A Mixed Few Months

It’s been quite a while since I last posted a blog (in fact, it’s been half a year!) and the reason for that is mostly down to not prioritising writing time rather than being completely inactive. My last post was about climbing in Norway last August which is when I first picked up a shoulder injury, likely a Slap tear, which has been plaguing me over the last few months. It’s had quite a big effect on my climbing and has led to spending some rest and recuperation time away from climbing. At its worst it’s painful and awkward putting a jumper on and at its best it doesn’t really affect my climbing and only feels sore. Because of this I thought I’d start doing a less shoulder intensive activity for a while – white water kayaking!

Unfortunately, as you may have suspected, I soon discovered that river kayaking wasn’t that great for my shoulder either. About one month into my paddling renaissance I capsized in some boisterous rapids and nearly tore my shoulder off rolling back up – this almost certainly put my shoulder recovery back by a couple of months! Despite that and considering that Wales had the wettest Autumn and Winter that I can remember, taking up river kayaking was a great excuse to get outdoors where I’d otherwise almost certainly be drinking tea and eating cake in front of the fire at home.

Wales has some classic white water kayaking and part of my reason for getting out again was to paddle two stretches of river that had evaded me when I was into paddling years ago. These were the Aberglaslyn Gorge below Beddgelert and the Afon Ogwen, which runs through my home town of Bethesda; two classic stretches of Welsh river paddling.

It’s pretty interesting coming at kayaking with plenty of climbing experience. Climbing is perceived as a risky activity and trying to put the same risk management/fear control in place paddling white water just hasn’t worked very well for me. It seems that kayaking, like downhill biking or steep skiing, is about commitment and knowing your limitations; little skill is required to land yourself in a whole heap of trouble and if you’re not up to the job then your fate is in the lap of the Gods! Climbing does of course have similarities but you do need some level of competency to get started, you have a lot more time to try and get yourself out of trouble and you have a rope to save your skin if all else fails. On top of that I guess my regular exposure to height and plenty of lead falls have expanded my comfort zone in climbing, whilst with kayaking I have an extreme fear of being stuck upside down in my boat! I find kayaking truly gripping!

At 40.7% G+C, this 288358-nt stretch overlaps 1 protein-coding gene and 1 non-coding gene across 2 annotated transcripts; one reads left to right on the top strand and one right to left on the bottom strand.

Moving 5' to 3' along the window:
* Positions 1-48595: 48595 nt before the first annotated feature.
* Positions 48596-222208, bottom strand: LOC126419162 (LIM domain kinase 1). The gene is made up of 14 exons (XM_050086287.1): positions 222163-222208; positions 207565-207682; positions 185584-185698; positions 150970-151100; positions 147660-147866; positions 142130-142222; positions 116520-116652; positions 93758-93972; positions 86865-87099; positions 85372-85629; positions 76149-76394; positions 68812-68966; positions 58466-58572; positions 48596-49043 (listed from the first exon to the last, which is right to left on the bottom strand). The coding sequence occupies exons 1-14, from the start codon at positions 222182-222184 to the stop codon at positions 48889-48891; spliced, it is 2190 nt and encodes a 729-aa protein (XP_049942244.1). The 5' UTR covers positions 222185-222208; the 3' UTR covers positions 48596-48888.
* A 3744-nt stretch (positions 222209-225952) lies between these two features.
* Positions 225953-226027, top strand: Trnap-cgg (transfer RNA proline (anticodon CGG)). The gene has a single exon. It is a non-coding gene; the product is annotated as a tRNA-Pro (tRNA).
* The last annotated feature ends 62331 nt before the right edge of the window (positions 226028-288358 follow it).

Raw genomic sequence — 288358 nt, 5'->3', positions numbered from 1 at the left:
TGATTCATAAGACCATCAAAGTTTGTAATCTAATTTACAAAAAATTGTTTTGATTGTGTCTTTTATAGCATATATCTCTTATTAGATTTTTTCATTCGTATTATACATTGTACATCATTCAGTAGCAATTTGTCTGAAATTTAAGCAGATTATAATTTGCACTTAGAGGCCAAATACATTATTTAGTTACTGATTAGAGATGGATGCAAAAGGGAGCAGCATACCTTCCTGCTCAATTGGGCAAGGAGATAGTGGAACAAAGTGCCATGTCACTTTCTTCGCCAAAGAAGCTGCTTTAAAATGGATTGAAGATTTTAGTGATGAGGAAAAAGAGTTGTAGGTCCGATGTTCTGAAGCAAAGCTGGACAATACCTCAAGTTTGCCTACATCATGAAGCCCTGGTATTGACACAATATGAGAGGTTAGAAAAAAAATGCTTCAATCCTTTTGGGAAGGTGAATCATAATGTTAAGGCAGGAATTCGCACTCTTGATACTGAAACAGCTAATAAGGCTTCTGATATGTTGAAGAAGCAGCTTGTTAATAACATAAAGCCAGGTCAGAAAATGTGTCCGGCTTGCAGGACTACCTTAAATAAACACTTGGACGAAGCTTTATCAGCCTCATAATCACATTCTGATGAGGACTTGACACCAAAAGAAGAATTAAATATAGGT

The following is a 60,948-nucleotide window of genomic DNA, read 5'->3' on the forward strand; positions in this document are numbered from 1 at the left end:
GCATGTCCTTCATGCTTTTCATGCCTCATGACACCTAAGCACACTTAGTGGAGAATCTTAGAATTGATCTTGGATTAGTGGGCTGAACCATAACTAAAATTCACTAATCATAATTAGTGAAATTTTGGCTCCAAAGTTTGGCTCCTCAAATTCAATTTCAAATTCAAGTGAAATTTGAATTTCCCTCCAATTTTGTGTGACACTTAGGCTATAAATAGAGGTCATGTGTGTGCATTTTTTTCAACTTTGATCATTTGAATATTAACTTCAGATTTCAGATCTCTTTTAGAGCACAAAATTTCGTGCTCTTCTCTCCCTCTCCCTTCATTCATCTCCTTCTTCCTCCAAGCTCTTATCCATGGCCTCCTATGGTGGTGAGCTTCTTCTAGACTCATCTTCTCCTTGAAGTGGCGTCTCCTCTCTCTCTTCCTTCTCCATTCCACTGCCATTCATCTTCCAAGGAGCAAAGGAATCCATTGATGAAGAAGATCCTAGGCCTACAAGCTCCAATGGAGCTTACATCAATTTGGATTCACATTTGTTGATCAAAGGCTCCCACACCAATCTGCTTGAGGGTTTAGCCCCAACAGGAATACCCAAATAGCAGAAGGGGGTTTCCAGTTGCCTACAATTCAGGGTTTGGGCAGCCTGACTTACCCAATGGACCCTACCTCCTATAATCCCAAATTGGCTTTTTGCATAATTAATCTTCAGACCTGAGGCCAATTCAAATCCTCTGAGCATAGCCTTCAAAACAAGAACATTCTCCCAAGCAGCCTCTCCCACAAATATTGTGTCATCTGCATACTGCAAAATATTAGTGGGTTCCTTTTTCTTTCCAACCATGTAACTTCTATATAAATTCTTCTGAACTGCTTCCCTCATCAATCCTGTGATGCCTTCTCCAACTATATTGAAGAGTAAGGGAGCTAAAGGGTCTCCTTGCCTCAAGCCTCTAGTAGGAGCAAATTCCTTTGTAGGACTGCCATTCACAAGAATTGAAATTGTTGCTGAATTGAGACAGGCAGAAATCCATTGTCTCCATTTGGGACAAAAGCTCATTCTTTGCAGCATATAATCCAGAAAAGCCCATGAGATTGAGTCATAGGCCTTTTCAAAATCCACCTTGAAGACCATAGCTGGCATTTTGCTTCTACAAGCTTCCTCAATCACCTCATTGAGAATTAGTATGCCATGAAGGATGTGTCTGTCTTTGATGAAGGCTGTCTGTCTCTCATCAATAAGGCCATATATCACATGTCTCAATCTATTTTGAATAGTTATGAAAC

Well outside of my comfort zone, mid-way down Ogwen Bank Falls above Bethesda. Photo - Gabby Lees
Well outside of my comfort zone, mid-way down Ogwen Bank Falls above Bethesda. Photo – Gabby Lees

My first bit of river paddling after a six-year hiatus was the Abberglaslyn Gorge, a sustained class 4 rapid descending swiftly from the quaint tourist village of Beddgelert. This was to be my hardest river to date and I was fortunate (?) to be with two particularly good paddlers who could keep me safe(ish). By some miracle I got to the end of the gorge in one piece having rolled only once at the very end (which was a fluke as I’d not rolled in six years!). Buzzing with adrenalin the guys got me psyched for a second run where I promptly capsized at the top of the rapids, failed to roll, and took a hideous swim down the river losing one of my favourite crocs along with most of my dignity!

Quite severely put off, but also strangely encouraged, I got a bit more paddling behind me and finally plucked up the courage to paddle the Ogwen, which was both terrifying and incredible. Although it’s not a river that I’ll be paddling all too regularly, due to me being rubbish at kayaking and a scaredy cat, it truly is one of the wildest outdoor experiences that North Wales has to offer and an amazing gem to have on the doorstep. Shortly after this I crocked my shoulder again, so kayaking play has been put on hold.

In the meantime, I have also begun the British Mountain Guide scheme with a great bunch of guys (where are the girls? It’s a bit of a sausage fest!) and along with the rest of the team, have passed the summer climbing, Scottish winter climbing and ski induction, which now makes me a trainee guide. I also passed my Mountain Instructor Certificate (MIC) at Glenmore Lodge which will open up some fantastic opportunities for work next winter in Scotland.

Making the first ascent of 'Ginger Ninja' E7 6c on Craig y Clipiau. Photo - Adam Booth
Making the first ascent of ‘Ginger Ninja’ E7 6c on Craig y Clipiau. Photo – Adam Booth